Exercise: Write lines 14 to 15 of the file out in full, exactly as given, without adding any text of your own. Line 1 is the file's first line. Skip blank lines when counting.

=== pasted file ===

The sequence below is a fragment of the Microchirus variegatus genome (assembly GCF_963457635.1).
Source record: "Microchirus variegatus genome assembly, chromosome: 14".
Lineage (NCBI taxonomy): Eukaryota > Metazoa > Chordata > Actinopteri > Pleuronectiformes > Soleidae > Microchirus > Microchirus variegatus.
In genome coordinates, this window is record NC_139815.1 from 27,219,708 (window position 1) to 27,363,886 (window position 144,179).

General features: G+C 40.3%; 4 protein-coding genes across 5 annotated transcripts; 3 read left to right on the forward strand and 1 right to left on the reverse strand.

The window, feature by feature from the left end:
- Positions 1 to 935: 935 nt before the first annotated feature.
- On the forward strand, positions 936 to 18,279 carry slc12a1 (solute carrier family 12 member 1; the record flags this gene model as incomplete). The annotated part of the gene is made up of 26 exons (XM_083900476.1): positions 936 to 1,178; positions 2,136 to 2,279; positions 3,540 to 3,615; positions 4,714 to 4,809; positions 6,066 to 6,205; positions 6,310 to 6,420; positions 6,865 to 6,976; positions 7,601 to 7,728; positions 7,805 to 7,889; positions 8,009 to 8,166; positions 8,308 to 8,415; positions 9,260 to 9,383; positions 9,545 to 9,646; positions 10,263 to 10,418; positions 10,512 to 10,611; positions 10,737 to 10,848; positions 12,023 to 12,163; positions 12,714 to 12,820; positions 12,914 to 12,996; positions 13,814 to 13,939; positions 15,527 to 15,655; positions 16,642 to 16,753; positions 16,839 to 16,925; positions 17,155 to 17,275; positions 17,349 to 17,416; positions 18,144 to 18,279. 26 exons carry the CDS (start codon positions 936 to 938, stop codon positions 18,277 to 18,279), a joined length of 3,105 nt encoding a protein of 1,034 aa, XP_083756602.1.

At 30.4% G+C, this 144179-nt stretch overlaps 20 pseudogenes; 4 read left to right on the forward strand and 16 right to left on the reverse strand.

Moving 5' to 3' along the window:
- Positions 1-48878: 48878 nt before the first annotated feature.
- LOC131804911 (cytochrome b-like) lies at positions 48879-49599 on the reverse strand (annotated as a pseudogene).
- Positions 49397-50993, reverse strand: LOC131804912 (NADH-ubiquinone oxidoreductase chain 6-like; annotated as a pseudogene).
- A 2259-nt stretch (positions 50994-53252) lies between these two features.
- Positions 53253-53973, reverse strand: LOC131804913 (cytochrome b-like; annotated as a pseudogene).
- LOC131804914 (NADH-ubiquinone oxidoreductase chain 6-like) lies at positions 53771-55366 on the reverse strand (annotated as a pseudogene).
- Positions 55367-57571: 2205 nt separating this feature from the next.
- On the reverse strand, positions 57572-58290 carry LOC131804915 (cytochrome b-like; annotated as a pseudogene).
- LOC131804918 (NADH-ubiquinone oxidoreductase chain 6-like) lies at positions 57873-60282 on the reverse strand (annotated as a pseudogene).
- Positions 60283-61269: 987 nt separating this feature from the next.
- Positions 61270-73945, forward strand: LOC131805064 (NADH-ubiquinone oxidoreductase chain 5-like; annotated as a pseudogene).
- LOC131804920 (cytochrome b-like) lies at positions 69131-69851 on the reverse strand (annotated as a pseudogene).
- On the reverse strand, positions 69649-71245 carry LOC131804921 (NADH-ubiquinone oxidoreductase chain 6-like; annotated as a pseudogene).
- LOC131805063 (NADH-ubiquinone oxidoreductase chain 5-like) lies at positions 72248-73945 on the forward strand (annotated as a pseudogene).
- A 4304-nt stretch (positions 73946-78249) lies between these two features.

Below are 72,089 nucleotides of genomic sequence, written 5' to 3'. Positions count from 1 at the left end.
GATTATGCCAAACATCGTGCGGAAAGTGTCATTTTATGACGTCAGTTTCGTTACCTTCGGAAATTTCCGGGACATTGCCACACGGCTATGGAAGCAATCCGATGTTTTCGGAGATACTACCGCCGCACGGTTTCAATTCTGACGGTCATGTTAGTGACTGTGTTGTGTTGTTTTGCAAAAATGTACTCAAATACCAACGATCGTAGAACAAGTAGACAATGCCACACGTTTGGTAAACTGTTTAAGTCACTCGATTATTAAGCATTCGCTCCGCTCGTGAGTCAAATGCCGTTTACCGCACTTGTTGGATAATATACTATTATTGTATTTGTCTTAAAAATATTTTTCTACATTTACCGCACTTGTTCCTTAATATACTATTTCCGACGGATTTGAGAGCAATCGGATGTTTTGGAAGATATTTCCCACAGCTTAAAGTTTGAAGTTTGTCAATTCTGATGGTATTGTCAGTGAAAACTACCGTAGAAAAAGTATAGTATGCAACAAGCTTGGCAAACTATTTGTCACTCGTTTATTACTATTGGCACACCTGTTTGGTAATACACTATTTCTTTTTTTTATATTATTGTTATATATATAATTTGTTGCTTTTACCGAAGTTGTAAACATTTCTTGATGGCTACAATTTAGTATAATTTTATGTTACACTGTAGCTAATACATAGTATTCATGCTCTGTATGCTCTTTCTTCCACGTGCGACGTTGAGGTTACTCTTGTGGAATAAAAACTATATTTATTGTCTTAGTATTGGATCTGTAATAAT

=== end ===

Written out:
- A 2259-nt stretch (positions 50994-53252) lies between these two features.
- Positions 53253-53973, reverse strand: LOC131804913 (cytochrome b-like; annotated as a pseudogene).